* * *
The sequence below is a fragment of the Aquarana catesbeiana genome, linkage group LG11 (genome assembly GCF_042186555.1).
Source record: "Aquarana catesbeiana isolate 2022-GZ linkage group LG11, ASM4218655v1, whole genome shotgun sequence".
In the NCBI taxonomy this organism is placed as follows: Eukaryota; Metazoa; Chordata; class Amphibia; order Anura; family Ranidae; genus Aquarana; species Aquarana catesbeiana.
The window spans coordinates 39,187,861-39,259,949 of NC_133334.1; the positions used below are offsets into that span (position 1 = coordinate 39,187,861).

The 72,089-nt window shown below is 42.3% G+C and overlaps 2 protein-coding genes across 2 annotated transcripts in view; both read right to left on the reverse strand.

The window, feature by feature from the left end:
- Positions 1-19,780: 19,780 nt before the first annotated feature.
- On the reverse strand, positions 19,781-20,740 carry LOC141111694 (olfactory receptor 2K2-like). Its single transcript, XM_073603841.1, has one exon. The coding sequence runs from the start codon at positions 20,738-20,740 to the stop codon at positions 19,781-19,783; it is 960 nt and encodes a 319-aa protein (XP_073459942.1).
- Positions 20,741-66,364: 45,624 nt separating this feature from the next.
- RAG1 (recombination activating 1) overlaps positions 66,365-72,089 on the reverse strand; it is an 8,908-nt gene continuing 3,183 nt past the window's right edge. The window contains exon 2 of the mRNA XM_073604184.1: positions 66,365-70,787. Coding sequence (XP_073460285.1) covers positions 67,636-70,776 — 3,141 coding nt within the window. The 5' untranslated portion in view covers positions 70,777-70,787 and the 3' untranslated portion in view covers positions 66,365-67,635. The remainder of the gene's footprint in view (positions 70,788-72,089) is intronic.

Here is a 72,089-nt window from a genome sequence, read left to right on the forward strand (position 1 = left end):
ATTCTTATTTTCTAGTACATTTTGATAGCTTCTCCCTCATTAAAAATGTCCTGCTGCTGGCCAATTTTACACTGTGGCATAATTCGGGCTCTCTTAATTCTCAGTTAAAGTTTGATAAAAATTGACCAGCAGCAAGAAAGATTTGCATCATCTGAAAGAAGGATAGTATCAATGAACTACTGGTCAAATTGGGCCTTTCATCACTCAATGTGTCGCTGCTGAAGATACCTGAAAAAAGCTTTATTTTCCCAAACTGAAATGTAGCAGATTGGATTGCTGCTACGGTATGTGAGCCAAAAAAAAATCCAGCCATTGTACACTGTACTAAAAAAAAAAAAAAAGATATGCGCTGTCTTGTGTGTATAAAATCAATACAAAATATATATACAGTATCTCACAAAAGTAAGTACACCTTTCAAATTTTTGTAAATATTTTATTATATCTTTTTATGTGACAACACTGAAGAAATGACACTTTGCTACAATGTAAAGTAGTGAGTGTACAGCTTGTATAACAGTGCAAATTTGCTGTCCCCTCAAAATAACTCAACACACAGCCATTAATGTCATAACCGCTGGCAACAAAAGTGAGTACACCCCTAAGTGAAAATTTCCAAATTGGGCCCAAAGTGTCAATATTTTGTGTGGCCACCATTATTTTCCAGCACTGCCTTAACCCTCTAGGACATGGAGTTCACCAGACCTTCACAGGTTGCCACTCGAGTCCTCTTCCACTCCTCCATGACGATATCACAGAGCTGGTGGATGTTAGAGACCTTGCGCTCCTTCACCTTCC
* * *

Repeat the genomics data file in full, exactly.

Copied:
The sequence below is a fragment of the Aquarana catesbeiana genome, linkage group LG11 (genome assembly GCF_042186555.1).
Source record: "Aquarana catesbeiana isolate 2022-GZ linkage group LG11, ASM4218655v1, whole genome shotgun sequence".
In the NCBI taxonomy this organism is placed as follows: Eukaryota; Metazoa; Chordata; class Amphibia; order Anura; family Ranidae; genus Aquarana; species Aquarana catesbeiana.
The window spans coordinates 39,187,861-39,259,949 of NC_133334.1; the positions used below are offsets into that span (position 1 = coordinate 39,187,861).

The 72,089-nt window shown below is 42.3% G+C and overlaps 2 protein-coding genes across 2 annotated transcripts in view; both read right to left on the reverse strand.

The window, feature by feature from the left end:
- Positions 1-19,780: 19,780 nt before the first annotated feature.
- On the reverse strand, positions 19,781-20,740 carry LOC141111694 (olfactory receptor 2K2-like). Its single transcript, XM_073603841.1, has one exon. The coding sequence runs from the start codon at positions 20,738-20,740 to the stop codon at positions 19,781-19,783; it is 960 nt and encodes a 319-aa protein (XP_073459942.1).
- Positions 20,741-66,364: 45,624 nt separating this feature from the next.
- RAG1 (recombination activating 1) overlaps positions 66,365-72,089 on the reverse strand; it is an 8,908-nt gene continuing 3,183 nt past the window's right edge. The window contains exon 2 of the mRNA XM_073604184.1: positions 66,365-70,787. Coding sequence (XP_073460285.1) covers positions 67,636-70,776 — 3,141 coding nt within the window. The 5' untranslated portion in view covers positions 70,777-70,787 and the 3' untranslated portion in view covers positions 66,365-67,635. The remainder of the gene's footprint in view (positions 70,788-72,089) is intronic.

Here is a 72,089-nt window from a genome sequence, read left to right on the forward strand (position 1 = left end):
ATTCTTATTTTCTAGTACATTTTGATAGCTTCTCCCTCATTAAAAATGTCCTGCTGCTGGCCAATTTTACACTGTGGCATAATTCGGGCTCTCTTAATTCTCAGTTAAAGTTTGATAAAAATTGACCAGCAGCAAGAAAGATTTGCATCATCTGAAAGAAGGATAGTATCAATGAACTACTGGTCAAATTGGGCCTTTCATCACTCAATGTGTCGCTGCTGAAGATACCTGAAAAAAGCTTTATTTTCCCAAACTGAAATGTAGCAGATTGGATTGCTGCTACGGTATGTGAGCCAAAAAAAAATCCAGCCATTGTACACTGTACTAAAAAAAAAAAAAAAGATATGCGCTGTCTTGTGTGTATAAAATCAATACAAAATATATATACAGTATCTCACAAAAGTAAGTACACCTTTCAAATTTTTGTAAATATTTTATTATATCTTTTTATGTGACAACACTGAAGAAATGACACTTTGCTACAATGTAAAGTAGTGAGTGTACAGCTTGTATAACAGTGCAAATTTGCTGTCCCCTCAAAATAACTCAACACACAGCCATTAATGTCATAACCGCTGGCAACAAAAGTGAGTACACCCCTAAGTGAAAATTTCCAAATTGGGCCCAAAGTGTCAATATTTTGTGTGGCCACCATTATTTTCCAGCACTGCCTTAACCCTCTAGGACATGGAGTTCACCAGACCTTCACAGGTTGCCACTCGAGTCCTCTTCCACTCCTCCATGACGATATCACAGAGCTGGTGGATGTTAGAGACCTTGCGCTCCTTCACCTTCC